St. Louis farmers and markets are making changes during COVID-19 pandemic photo courtesy of unsplash

St. Louis area farmers adapt amid the coronavirus crisis

As bar and restaurant closures and times of uncertainty continue, local farmers and farmers markets are beginning to change their sales practices to ensure the COVID-19 pandemic doesn’t force an early end to their season.

Local chef and restaurant consultant Rex Hale said the farmers he works with are taking this crisis very seriously and have begun to react quickly. He highlighted the need of the community needing to come together and support both farmers and local business owners.

“Not only is it local farmers, but local restaurateurs are out of work too,” he said. “Everyone that is displaced, somebody needs to be looking after them. … If you’re not putting your money into your local economy, you’re nuts. Everybody needs your help right now.”

Hale said Known & Grown STL, an organization that aims to educate the public by promoting sustainable farming practices/food sources, will be a big player in getting farmers back on track.

“Known & Grown STL is supporting everybody,” Hale said. “Everybody is going to have an online site shortly. Some of them already had them. They’re all going to start delivering.”

Known & Grown STL manager Jenn DeRose said buying local has always been important but even more so during this crisis.

“Local food has just never been more important,” she said. “Our food system is being disrupted. In this moment, local food helps your community, helps money stay local, and it’s presumably safer than alternatives because it’s just been touched by less hands and had to travel less distance. You can’t do better for yourself, your family and your community than buying for local farmers in this moment. [The food] is fresh and it needs to get eaten.”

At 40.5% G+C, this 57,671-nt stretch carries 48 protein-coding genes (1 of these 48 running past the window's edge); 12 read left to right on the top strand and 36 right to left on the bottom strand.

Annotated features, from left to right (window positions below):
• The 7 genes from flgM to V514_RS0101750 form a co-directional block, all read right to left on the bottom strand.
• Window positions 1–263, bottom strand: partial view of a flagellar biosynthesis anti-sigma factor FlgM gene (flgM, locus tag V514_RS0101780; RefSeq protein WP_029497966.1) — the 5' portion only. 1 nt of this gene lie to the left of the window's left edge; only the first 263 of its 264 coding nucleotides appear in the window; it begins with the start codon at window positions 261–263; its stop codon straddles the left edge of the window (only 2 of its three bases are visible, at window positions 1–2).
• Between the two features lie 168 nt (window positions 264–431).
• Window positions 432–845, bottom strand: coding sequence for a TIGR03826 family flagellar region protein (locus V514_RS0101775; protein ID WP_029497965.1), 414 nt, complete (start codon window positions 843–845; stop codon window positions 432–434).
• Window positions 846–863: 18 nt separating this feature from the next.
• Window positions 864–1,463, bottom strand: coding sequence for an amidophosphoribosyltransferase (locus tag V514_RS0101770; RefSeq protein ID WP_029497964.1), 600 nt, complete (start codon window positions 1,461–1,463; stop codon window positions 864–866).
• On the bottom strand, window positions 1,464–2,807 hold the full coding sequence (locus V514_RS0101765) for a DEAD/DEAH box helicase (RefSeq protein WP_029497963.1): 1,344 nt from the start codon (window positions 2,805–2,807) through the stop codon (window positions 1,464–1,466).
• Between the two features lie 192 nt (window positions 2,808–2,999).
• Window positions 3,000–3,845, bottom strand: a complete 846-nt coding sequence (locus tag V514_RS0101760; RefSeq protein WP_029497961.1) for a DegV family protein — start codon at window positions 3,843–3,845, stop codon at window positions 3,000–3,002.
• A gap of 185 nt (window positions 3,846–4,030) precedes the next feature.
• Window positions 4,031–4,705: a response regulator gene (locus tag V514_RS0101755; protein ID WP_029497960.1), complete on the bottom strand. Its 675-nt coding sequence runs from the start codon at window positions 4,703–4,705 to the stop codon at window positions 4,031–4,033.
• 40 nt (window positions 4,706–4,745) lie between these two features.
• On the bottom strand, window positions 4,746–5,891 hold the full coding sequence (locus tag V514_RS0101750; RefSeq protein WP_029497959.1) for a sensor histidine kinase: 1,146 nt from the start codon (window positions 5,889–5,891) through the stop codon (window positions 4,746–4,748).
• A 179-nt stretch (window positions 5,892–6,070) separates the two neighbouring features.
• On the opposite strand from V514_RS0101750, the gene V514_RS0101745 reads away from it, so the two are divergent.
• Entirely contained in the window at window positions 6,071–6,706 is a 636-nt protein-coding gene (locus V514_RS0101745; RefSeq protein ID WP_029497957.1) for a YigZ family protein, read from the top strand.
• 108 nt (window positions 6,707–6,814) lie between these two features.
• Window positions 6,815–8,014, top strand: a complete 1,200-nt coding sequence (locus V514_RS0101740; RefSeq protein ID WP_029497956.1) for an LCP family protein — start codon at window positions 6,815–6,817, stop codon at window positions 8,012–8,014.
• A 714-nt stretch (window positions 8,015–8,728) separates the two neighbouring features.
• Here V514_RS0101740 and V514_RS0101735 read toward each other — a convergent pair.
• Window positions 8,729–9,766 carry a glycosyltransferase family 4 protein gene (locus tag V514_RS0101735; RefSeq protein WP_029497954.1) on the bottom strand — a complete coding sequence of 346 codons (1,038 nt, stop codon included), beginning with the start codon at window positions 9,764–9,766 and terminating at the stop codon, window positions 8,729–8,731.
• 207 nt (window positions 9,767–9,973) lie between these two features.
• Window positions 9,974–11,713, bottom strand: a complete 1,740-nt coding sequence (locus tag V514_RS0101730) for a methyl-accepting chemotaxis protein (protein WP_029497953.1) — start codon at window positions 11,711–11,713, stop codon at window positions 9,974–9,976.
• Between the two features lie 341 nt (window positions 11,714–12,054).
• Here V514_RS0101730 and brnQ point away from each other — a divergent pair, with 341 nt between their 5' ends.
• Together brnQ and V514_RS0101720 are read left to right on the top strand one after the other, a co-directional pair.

According to a spreadsheet on Known & Grown STL’s webpage, local grocery stores such as Local Harvest Grocery, City Greens Market and Old North Provisions will offer goods for pickup from purveyors like Bee Simple City Farm, EarthDance Organic Farm, Ozark Forest Mushrooms, Good Life Growing and more. A second spreadsheet details local restaurants that source fresh food from Known & Grown STL farmers and whether those restaurants are closed or are providing curbside and carryout services.

Farmers markets like Tower Grove Farmer’s Market and Point Labaddie Farmers’ Market and local farms like Such and Such Farms, Legacy Circle Farms and many more will begin offering online ordering, delivery and pickup.

Known & Grown STL and SlowFood STL have created a GoFundMe page to provide direct donations and stipends to farmers who are struggling. Provided to farmers $100 at a time, DeRose said, this money will ensure farms have the income necessary to keep rolling over the next couple of weeks.

“They must be a Known & Grown farmer to be eligible,” she said. “We have 42 farms in the program, but several are nonprofit, and we will be prioritizing the small family, for-profit farms. Last time I checked, there was about $600 in there, so we really need donations.”

As we head into the seasons when farmers tend to make the majority of their incomes and risk not being able to sell their fresh product before it turns, DeRose explained, it’s critical for citizens to think of how our reactions to the current moment will impact the future.

“I guess, Known & Grown right now, what we are trying to do is build a more resilient food system,” she said. “And to do that we need the participation of eaters. We need everybody in this moment to really consider where their money is going to and how they want our food system to look in the future.”

Brenna Sullivan is an editorial intern at Sauce Magazine.